European Journal of Epidemiology

, Volume 32, Issue 3, pp 203–216 | Cite as

Agricultural activities and the incidence of Parkinson’s disease in the general French population

  • Sofiane Kab
  • Johan Spinosi
  • Laura Chaperon
  • Aline Dugravot
  • Archana Singh-Manoux
  • Frédéric Moisan
  • Alexis ElbazEmail author


Most studies on pesticides and Parkinson’s disease (PD) focused on occupational exposure in farmers. Whether non-occupational exposure is associated with PD has been little explored. We investigated the association between agricultural characteristics and PD incidence in a French nationwide ecologic study. We hypothesized that persons living in regions with agricultural activities involving more intensive pesticide use would be at higher risk. We identified incident PD cases from French National Health Insurance databases (2010–2012). The proportion of land dedicated to 18 types of agricultural activities was defined at the canton of residence level. We examined the association between agricultural activities and PD age/sex-standardized incidence ratios using multivariable multilevel Poisson regression adjusted for smoking, deprivation index, density of neurologists, and rurality (proportion of agricultural land); we used a false discovery rate approach to correct for multiple comparisons and compute q-values. We also compared incidence in clusters of cantons with similar agricultural characteristics (k-means algorithm). We identified 69,010 incident PD cases. Rurality was associated with higher PD incidence (p < 0.001). Cantons with higher density of vineyards displayed the strongest association (RRtop/bottom quartile = 1.102, 95% CI = 1.049–1.158; q-trend = 0.040). This association was similar in men, women, and non-farmers, stronger in older than younger persons, and present in all French regions. Persons living in the cluster with greatest vineyards density had 8.5% (4.4–12.6%) higher PD incidence (p < 0.001). In France, vineyards rank among the crops that require most intense pesticide use. Regions with greater presence of vineyards are characterized by higher PD risk; non-professional pesticides exposure is a possible explanation.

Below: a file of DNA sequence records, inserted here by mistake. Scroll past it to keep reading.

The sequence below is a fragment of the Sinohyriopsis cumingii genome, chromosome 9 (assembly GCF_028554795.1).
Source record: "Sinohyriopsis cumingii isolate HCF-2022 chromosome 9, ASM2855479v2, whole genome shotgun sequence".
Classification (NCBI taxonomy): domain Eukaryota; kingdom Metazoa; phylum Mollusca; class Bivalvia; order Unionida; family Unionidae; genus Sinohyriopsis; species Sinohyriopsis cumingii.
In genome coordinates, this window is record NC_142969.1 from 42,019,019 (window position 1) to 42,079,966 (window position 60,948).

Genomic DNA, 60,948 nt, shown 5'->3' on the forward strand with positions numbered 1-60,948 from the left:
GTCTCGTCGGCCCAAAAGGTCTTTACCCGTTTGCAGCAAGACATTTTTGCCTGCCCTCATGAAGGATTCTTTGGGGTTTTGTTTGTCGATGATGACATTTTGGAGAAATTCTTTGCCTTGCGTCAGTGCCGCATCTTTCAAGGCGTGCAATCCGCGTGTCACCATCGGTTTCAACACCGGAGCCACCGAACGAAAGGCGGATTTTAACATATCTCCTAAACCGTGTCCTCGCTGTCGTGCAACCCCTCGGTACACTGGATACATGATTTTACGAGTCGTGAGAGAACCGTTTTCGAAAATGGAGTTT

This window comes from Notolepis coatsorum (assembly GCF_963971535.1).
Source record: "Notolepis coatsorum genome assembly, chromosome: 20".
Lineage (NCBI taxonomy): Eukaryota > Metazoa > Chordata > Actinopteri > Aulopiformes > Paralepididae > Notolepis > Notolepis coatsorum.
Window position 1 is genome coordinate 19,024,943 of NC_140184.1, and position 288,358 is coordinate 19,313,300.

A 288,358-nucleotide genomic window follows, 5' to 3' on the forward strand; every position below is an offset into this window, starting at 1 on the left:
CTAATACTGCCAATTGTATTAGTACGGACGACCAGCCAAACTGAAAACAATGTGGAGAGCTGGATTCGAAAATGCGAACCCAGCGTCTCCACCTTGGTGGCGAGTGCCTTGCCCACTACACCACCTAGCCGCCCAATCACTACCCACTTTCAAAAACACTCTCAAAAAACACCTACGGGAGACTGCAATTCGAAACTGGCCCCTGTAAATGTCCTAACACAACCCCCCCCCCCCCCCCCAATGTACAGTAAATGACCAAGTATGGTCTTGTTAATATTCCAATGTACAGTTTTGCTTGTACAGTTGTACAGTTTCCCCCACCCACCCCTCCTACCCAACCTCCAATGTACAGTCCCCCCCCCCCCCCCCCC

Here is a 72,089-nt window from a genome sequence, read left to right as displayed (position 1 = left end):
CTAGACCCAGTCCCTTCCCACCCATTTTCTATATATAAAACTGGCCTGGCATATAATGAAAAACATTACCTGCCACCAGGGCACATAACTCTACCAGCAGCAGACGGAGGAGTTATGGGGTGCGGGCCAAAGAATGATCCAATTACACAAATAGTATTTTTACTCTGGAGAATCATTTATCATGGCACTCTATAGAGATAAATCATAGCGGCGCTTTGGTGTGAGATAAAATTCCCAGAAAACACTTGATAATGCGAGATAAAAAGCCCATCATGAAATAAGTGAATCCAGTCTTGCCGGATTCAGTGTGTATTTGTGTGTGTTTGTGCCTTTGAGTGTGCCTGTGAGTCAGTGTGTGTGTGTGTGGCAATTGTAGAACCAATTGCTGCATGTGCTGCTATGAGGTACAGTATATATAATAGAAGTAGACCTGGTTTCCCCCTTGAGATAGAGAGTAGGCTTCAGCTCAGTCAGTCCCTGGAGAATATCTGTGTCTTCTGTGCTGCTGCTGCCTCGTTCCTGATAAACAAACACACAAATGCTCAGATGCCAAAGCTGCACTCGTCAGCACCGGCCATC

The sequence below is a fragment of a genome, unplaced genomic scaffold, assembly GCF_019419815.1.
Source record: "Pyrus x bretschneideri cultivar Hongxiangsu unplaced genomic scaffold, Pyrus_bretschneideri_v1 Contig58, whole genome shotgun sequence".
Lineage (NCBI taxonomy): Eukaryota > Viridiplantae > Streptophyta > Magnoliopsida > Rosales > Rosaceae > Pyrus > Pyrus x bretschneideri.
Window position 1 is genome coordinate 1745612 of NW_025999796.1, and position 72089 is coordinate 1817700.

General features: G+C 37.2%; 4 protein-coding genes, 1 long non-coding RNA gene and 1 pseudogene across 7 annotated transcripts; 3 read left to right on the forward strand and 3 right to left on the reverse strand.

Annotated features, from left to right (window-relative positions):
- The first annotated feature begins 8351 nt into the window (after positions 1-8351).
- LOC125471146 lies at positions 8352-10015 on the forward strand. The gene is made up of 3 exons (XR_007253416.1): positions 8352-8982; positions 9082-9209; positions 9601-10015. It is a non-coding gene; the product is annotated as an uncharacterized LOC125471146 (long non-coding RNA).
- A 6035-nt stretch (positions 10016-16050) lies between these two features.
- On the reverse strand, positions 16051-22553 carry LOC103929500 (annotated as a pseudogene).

Parkinson’s disease Pesticides Agriculture Incidence Epidemiology 



SK is the recipient of a doctoral grant from Ministère chargé de l’agriculture et du développement durable, with financial support from Office national de l’eau et des milieux aquatiques, through fees for diffuse pollution attributed to funding of the governmental program ‘Plan Ecophyto’. Funding sources had no role in the design, interpretation, writing of the manuscript, or decision to submit for publication.

Compliance with ethical standards

Conflict of interest

The other authors declare that they have no conflict of interest.

Supplementary material

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Supplementary material 1 (PDF 2265 kb)


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Copyright information

© Springer Science+Business Media Dordrecht 2017

Authors and Affiliations

  1. 1.Université Paris-Saclay, Univ. Paris-Sud, UVSQ, CESPINSERM-U1018, Hôpital Paul BrousseVillejuifFrance
  2. 2.Santé publique France, Direction santé travailSaint-MauriceFrance
  3. 3.Unité mixte de recherche épidémiologique et de surveillance en transport, travail et environnement (Umrestte)Université de LyonLyonFrance
  4. 4.Department of Epidemiology and Public HealthUniversity College LondonLondonUK

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